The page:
Find Communities

Beyond Zoning: Meaningful Changes Needed for Affordable Housing

New York City Mayor Eric Adams recently announced his vision to streamline the process for business expansion and adaptive reuse of empty office buildings to affordable housing.

This is a good first step.

The real challenge, however, is not so much the zoning regulations, but more so the time and expense required to develop these properties. These challenges include outdated electrical, plumbing, facade work and environmental issues due to the use of dangerous materials such as asbestos and lead.

To facilitate real change, the vision needs to go beyond the regulatory aspects and look into incentivizing developers to make it economically viable for them to take on an conversion project for affordable housing.

If cities such as New York helped to take some of the economic risk off the table, this would go a long way to accelerate the development of affordable housing and address the empty storefronts and offices. Creating a public-private partnership where the city provides a guaranteed return for the developer is a strong option that has worked in other municipalities to address both affordable housing and the blight that goes along with empty buildings.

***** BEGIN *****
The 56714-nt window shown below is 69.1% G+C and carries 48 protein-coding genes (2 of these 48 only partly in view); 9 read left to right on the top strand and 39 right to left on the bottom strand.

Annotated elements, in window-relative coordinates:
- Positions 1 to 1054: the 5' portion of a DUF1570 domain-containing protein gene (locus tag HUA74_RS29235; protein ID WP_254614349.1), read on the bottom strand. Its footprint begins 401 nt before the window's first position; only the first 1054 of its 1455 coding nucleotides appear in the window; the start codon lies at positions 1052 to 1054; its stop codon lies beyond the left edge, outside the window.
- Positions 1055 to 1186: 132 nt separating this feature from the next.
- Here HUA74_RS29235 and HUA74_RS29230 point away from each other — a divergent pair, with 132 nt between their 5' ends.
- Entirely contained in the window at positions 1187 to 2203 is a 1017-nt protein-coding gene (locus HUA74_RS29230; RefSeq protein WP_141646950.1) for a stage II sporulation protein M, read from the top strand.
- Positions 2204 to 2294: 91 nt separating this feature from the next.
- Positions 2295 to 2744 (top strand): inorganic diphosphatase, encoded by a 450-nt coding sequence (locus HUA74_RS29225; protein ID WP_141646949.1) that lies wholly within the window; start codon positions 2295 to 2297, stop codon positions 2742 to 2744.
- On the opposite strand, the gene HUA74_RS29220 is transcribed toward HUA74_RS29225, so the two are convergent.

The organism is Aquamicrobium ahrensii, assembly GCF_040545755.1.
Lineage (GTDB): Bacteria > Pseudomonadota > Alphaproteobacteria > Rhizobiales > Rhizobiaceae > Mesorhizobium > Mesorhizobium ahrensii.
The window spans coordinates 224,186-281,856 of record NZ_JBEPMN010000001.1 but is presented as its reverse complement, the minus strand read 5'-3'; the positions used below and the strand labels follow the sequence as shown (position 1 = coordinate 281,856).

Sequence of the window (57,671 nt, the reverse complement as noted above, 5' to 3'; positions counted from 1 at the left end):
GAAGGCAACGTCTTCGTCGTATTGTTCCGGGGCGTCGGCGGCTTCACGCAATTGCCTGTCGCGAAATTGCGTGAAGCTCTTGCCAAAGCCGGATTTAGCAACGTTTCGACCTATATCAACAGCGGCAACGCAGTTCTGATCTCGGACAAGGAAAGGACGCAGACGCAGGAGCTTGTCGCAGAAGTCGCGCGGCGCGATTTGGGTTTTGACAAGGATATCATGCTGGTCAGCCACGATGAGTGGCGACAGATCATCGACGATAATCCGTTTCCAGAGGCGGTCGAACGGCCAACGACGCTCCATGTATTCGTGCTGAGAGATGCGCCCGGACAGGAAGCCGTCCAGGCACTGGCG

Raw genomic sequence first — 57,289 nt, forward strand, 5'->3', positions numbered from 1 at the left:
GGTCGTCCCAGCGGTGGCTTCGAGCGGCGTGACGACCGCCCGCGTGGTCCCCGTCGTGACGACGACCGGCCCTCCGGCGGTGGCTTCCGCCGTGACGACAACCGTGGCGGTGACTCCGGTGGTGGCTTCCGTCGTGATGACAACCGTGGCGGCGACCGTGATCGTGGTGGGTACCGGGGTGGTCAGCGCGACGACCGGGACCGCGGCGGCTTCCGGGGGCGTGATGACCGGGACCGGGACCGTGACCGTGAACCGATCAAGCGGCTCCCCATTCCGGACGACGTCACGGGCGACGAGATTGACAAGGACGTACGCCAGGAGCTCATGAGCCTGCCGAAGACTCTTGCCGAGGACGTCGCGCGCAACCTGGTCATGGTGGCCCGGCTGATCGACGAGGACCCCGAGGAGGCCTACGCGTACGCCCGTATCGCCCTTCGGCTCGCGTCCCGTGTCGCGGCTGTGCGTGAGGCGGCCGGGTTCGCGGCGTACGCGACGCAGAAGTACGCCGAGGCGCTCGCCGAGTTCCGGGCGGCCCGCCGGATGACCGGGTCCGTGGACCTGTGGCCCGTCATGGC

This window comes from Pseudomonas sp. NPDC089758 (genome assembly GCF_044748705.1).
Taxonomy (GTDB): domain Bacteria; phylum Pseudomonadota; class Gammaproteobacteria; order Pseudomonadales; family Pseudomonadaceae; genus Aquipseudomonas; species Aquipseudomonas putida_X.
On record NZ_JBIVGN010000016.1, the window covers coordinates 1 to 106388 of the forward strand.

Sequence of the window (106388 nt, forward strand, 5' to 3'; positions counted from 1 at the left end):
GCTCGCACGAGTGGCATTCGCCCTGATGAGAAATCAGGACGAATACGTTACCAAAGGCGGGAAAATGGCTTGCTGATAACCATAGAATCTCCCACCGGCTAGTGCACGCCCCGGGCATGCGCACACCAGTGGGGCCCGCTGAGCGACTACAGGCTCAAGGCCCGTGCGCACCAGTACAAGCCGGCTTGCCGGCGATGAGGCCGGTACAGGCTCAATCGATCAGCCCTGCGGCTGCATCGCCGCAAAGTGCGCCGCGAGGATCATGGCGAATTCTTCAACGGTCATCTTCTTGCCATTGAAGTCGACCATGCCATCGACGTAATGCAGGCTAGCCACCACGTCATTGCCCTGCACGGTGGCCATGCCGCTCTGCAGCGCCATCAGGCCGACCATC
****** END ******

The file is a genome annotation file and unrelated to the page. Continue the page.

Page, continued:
For example, if these abandoned properties go into default, the city can purchase at auction for a steep discount, then issue an RFP to developers to develop and convert to affordable housing. While the developers wouldn’t pay the city upfront for the property, the city can recoup their investment via a ground lease.

This plan could go a long way to realizing the outcome of more affordable housing while creating a system that makes it economically viable for all concerned.